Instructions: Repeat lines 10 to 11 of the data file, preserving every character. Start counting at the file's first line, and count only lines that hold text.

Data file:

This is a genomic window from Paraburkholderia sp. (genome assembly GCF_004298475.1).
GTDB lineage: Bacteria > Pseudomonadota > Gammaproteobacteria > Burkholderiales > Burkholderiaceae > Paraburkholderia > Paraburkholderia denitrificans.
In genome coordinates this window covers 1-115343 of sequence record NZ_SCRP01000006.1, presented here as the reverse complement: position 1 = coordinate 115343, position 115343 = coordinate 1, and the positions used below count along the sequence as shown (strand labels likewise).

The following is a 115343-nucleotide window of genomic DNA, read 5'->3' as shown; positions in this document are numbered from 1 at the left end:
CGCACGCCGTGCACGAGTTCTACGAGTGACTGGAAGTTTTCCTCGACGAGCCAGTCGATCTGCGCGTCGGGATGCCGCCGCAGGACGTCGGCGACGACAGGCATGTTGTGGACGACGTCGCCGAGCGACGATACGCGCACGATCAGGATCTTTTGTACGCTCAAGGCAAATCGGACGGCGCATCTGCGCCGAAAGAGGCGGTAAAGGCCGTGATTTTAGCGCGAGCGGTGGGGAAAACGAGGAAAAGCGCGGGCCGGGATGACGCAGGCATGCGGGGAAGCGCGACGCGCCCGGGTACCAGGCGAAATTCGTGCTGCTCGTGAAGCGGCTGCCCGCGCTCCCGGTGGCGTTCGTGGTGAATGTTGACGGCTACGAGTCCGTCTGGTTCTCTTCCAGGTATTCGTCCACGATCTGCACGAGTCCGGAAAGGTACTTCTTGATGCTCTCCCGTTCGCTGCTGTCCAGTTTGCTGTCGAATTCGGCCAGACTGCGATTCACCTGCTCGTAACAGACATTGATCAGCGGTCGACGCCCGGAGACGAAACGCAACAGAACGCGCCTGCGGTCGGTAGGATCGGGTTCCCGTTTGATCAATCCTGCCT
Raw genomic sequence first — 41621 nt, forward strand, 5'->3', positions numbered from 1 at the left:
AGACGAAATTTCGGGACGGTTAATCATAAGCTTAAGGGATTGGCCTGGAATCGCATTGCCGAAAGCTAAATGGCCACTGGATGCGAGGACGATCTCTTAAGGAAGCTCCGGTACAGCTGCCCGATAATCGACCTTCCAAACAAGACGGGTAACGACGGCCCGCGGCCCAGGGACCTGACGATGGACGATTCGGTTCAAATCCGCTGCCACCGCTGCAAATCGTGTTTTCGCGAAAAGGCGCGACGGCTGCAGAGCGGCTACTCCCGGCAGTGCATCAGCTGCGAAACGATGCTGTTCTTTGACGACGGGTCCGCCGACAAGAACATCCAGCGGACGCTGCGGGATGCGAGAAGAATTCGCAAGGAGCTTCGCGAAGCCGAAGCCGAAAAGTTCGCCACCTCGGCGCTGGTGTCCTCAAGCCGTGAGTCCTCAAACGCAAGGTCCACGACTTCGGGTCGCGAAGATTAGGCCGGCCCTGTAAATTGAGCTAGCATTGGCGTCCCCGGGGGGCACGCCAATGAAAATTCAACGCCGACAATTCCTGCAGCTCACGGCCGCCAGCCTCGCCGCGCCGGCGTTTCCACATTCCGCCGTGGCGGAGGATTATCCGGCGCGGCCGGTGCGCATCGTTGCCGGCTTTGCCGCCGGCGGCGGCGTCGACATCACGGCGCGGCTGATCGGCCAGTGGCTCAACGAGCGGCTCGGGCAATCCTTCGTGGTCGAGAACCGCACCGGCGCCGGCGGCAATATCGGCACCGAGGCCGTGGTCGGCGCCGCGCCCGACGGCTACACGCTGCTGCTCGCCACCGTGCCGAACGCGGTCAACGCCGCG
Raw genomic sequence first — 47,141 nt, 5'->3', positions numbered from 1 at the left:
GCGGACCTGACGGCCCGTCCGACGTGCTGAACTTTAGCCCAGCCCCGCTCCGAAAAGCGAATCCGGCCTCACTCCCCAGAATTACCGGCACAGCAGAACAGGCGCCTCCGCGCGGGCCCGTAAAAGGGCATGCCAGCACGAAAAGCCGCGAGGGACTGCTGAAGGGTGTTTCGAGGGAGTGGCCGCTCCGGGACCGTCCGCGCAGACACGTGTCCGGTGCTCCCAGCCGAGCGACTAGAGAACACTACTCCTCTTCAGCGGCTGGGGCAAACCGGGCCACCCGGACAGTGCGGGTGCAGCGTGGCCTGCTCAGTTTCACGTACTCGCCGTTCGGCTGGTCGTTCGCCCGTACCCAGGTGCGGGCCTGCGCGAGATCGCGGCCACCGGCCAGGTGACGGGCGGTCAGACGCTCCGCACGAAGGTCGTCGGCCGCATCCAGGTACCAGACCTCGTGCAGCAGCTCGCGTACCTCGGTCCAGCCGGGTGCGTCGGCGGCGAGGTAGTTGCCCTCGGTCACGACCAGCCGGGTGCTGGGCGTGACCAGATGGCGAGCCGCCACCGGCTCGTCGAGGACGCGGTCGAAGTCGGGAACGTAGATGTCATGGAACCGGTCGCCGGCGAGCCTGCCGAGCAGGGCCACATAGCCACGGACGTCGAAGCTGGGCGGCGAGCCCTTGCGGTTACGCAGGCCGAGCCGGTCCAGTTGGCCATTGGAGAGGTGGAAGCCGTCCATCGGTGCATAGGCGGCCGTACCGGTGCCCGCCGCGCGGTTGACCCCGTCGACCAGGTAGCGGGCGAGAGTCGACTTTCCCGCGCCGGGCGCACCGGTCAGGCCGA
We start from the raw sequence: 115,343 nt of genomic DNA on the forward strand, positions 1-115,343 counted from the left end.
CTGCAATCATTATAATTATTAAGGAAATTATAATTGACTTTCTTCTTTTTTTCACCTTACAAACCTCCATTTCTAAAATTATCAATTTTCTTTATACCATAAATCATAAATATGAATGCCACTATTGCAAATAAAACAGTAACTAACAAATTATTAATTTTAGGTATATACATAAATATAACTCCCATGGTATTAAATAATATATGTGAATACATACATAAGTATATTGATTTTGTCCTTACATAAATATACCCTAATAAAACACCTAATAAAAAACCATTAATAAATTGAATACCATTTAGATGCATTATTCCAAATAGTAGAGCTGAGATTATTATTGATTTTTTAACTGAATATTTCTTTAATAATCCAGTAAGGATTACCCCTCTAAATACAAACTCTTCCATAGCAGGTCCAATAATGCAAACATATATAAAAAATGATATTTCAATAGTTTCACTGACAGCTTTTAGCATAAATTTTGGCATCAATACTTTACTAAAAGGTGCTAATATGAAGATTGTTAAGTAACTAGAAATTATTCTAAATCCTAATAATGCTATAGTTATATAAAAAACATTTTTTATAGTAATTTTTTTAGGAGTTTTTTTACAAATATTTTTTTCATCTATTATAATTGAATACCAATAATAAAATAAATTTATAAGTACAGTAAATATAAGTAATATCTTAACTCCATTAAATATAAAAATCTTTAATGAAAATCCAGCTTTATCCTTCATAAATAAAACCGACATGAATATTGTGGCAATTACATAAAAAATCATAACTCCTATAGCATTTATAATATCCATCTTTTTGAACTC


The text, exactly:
We start from the raw sequence: 115,343 nt of genomic DNA on the forward strand, positions 1-115,343 counted from the left end.
CTGCAATCATTATAATTATTAAGGAAATTATAATTGACTTTCTTCTTTTTTTCACCTTACAAACCTCCATTTCTAAAATTATCAATTTTCTTTATACCATAAATCATAAATATGAATGCCACTATTGCAAATAAAACAGTAACTAACAAATTATTAATTTTAGGTATATACATAAATATAACTCCCATGGTATTAAATAATATATGTGAATACATACATAAGTATATTGATTTTGTCCTTACATAAATATACCCTAATAAAACACCTAATAAAAAACCATTAATAAATTGAATACCATTTAGATGCATTATTCCAAATAGTAGAGCTGAGATTATTATTGATTTTTTAACTGAATATTTCTTTAATAATCCAGTAAGGATTACCCCTCTAAATACAAACTCTTCCATAGCAGGTCCAATAATGCAAACATATATAAAAAATGATATTTCAATAGTTTCACTGACAGCTTTTAGCATAAATTTTGGCATCAATACTTTACTAAAAGGTGCTAATATGAAGATTGTTAAGTAACTAGAAATTATTCTAAATCCTAATAATGCTATAGTTATATAAAAAACATTTTTTATAGTAATTTTTTTAGGAGTTTTTTTACAAATATTTTTTTCATCTATTATAATTGAATACCAATAATAAAATAAATTTATAAGTACAGTAAATATAAGTAATATCTTAACTCCATTAAATATAAAAATCTTTAATGAAAATCCAGCTTTATCCTTCATAAATAAAACCGACATGAATATTGTGGCAATTACATAAAAAATCATAACTCCTATAGCATTTATAATATCCATCTTTTTGAACTC